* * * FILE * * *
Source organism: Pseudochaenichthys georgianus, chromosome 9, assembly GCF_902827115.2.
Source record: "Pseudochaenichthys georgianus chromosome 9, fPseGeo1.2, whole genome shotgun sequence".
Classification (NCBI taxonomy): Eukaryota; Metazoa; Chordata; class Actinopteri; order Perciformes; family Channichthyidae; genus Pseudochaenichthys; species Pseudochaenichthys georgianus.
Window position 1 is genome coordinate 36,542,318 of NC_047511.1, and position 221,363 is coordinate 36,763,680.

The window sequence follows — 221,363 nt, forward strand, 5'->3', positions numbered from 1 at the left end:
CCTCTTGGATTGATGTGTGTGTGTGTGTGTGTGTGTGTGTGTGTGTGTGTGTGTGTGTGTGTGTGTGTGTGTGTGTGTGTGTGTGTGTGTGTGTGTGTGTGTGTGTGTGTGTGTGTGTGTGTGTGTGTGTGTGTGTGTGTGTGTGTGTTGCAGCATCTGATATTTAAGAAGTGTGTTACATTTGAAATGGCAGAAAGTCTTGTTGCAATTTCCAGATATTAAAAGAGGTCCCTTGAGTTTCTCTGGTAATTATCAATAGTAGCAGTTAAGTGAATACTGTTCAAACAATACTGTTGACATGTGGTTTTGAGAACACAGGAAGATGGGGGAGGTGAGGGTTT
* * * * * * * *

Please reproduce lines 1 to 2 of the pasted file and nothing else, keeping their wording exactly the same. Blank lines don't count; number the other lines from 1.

Source organism: Pseudochaenichthys georgianus, chromosome 9, assembly GCF_902827115.2.
Source record: "Pseudochaenichthys georgianus chromosome 9, fPseGeo1.2, whole genome shotgun sequence".